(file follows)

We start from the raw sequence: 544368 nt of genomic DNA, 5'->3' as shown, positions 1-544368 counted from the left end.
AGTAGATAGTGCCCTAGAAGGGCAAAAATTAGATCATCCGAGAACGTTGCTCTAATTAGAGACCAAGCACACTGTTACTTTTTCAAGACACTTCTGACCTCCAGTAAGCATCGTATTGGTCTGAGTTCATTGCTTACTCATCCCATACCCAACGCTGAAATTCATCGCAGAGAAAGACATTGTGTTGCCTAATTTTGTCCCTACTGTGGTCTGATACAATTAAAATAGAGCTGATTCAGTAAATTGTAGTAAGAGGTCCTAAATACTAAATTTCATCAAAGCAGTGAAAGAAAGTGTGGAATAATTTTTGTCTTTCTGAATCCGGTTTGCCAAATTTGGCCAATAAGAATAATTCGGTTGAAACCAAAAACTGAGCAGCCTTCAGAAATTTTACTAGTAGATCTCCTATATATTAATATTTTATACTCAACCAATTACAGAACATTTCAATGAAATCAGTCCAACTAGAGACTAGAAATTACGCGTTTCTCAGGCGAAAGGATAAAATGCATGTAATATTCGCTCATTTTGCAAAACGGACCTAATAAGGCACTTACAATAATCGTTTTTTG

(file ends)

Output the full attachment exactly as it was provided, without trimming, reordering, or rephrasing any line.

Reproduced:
We start from the raw sequence: 544368 nt of genomic DNA, 5'->3' as shown, positions 1-544368 counted from the left end.
AGTAGATAGTGCCCTAGAAGGGCAAAAATTAGATCATCCGAGAACGTTGCTCTAATTAGAGACCAAGCACACTGTTACTTTTTCAAGACACTTCTGACCTCCAGTAAGCATCGTATTGGTCTGAGTTCATTGCTTACTCATCCCATACCCAACGCTGAAATTCATCGCAGAGAAAGACATTGTGTTGCCTAATTTTGTCCCTACTGTGGTCTGATACAATTAAAATAGAGCTGATTCAGTAAATTGTAGTAAGAGGTCCTAAATACTAAATTTCATCAAAGCAGTGAAAGAAAGTGTGGAATAATTTTTGTCTTTCTGAATCCGGTTTGCCAAATTTGGCCAATAAGAATAATTCGGTTGAAACCAAAAACTGAGCAGCCTTCAGAAATTTTACTAGTAGATCTCCTATATATTAATATTTTATACTCAACCAATTACAGAACATTTCAATGAAATCAGTCCAACTAGAGACTAGAAATTACGCGTTTCTCAGGCGAAAGGATAAAATGCATGTAATATTCGCTCATTTTGCAAAACGGACCTAATAAGGCACTTACAATAATCGTTTTTTG